The Australian dollar weakened against the other major currencies in the Asian session on Friday, as the extended sell-off in iron ore prices fueled speculation that the Reserve bank will announce further rate cuts.
Iron ore prices, which is Australia’s leading export commodity, extended its losing streak to a third session overnight. The falling iron ore prices may spur the Reserve Bank of Australia into additional policy easing. Last week, RBA Governor Stevens cut interest rates to 2.0 percent from 2.25 percent. Treasurer Joe Hockey also hinted at a rate cut at the budget presentation last week.
The minutes of the RBA’s May policy meeting suggested that another cut might be needed.
Thursday, the Australian dollar was trading higher against its major rivals, as disappointing U.S. retail sales data fueled speculation that the Federal Reserve may delay interest rate normalization further. The Australian dollar rose 0.48 percent against the U.S. dollar, 0.52 percent against the Yen, 0.87 percent against the Euro and 0.41 percent against the Canadian dollar on Thursday.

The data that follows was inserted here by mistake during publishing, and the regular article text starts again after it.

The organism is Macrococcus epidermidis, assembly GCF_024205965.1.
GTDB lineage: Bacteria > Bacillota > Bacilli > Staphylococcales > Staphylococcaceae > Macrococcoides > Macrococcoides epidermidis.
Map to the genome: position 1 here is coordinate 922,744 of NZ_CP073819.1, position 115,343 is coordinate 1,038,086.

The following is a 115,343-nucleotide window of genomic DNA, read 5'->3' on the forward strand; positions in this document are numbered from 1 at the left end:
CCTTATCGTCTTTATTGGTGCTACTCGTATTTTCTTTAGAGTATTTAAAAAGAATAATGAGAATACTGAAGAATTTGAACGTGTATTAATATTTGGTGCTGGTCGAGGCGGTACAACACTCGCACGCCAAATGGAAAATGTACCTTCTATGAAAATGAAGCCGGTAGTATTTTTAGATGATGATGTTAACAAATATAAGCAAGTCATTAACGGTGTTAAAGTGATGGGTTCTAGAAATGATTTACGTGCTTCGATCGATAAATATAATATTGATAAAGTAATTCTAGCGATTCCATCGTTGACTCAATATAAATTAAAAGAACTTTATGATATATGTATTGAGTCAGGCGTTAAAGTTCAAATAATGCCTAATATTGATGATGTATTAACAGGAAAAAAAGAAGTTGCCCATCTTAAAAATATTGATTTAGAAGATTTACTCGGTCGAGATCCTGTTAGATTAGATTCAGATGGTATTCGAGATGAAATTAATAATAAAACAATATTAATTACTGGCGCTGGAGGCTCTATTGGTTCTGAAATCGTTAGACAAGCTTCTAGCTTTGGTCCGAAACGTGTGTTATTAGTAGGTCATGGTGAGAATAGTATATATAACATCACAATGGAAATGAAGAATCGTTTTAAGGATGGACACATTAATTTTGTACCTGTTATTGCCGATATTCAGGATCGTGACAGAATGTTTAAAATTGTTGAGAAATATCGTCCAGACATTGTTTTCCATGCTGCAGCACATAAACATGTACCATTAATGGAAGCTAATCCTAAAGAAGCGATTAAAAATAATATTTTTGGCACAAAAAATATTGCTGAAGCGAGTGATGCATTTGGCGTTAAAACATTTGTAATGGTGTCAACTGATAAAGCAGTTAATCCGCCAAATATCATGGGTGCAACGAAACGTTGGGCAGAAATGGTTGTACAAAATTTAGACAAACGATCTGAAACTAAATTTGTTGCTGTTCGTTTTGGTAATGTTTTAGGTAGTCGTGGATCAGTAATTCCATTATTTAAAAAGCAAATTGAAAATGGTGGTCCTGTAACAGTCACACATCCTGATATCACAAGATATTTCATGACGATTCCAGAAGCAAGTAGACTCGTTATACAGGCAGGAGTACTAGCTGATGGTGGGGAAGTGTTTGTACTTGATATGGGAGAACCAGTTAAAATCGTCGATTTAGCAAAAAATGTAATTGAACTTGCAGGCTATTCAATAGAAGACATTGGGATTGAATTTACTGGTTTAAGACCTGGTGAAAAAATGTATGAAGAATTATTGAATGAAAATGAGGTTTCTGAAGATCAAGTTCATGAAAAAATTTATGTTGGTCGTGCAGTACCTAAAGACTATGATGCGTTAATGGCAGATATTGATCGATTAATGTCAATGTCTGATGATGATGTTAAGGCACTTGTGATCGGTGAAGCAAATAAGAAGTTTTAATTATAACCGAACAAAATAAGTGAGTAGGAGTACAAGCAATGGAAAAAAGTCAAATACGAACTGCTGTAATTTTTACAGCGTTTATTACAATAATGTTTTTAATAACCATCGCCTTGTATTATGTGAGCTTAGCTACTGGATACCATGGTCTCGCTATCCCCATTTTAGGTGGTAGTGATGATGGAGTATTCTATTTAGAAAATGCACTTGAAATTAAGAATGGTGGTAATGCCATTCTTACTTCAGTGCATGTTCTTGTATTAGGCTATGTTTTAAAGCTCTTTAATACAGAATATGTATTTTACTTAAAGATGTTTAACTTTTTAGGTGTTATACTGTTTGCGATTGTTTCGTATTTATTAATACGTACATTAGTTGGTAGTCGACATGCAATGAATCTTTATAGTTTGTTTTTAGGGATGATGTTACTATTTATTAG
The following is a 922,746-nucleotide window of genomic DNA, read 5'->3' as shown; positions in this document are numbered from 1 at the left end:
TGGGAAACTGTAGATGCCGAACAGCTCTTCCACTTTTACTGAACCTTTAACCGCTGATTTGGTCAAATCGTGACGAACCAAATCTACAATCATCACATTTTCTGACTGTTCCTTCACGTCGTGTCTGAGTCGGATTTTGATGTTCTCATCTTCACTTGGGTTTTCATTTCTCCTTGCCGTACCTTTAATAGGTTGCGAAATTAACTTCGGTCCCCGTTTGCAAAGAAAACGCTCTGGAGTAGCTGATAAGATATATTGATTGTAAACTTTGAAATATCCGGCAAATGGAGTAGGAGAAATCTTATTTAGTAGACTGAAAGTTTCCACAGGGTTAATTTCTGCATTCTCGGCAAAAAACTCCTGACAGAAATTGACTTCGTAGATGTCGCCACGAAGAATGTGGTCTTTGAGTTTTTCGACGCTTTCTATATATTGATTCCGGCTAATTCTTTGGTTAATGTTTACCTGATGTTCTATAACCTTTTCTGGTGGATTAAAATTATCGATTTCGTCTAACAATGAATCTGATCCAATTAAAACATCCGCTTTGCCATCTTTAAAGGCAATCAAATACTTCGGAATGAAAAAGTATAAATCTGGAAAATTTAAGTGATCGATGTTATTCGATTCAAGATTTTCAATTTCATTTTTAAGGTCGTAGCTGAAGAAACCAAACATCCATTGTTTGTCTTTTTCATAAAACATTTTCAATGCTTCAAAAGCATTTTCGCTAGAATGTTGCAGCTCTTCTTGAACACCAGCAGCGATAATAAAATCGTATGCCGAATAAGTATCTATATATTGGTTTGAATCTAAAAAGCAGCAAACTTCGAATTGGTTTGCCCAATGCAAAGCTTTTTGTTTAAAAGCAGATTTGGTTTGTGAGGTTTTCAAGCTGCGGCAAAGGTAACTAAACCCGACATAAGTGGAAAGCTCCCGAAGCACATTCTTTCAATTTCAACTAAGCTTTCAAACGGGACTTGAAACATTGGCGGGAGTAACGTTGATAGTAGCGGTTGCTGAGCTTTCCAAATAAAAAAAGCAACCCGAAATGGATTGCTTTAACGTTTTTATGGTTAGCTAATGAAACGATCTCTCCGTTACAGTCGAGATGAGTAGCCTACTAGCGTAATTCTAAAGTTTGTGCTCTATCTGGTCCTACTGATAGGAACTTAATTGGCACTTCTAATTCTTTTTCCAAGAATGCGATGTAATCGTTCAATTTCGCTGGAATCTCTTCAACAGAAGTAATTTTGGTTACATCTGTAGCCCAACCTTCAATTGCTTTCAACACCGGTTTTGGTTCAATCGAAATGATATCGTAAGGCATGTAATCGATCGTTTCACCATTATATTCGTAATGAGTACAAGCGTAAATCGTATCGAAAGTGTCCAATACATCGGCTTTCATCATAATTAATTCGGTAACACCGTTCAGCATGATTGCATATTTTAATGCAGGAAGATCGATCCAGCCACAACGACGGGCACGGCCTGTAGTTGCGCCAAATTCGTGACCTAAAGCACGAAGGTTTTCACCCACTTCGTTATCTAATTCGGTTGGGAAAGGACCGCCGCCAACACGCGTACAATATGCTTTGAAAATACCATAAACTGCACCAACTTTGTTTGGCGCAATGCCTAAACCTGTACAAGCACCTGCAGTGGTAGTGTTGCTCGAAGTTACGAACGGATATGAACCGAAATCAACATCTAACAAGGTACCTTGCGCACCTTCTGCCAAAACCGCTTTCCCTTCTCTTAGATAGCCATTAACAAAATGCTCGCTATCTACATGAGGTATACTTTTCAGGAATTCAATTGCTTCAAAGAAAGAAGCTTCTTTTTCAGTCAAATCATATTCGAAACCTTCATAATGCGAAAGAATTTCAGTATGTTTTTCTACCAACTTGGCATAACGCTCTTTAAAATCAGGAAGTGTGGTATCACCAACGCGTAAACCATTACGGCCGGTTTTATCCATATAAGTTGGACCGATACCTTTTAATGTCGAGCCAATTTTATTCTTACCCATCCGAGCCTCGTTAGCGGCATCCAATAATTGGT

In the Asian trading today, the Australian dollar fell to a 1-week low of 1.4171 against the euro, from yesterday’s closing value of 1.4116. If the aussie extends its downtrend, it is likely to find support around the 1.43 area.
Against the U.S. dollar and the yen, the aussie dropped to 2-day lows of 0.8042 and 95.95 from yesterday’s closing quotes of 0.8075 and 96.25, respectively. The aussie may test support near 0.77 against the greenback and 92.60 against the yen.
The aussie edged down to 0.9647 against the Canadian dollar, from yesterday’s closing value of 0.9677. On the downside, 0.94 is seen as the next support level for the aussie.
Looking ahead, Japan consumer confidence index for April is due to be released, shortly.
In the European session, Swiss PPI for April and U.K. construction output for March are slated for release.
In the New York session, Canada manufacturing sales data for March, U.S. industrial production for April and U.S. Reuters/University of Michigan’s preliminary consumer sentiment index for May are due.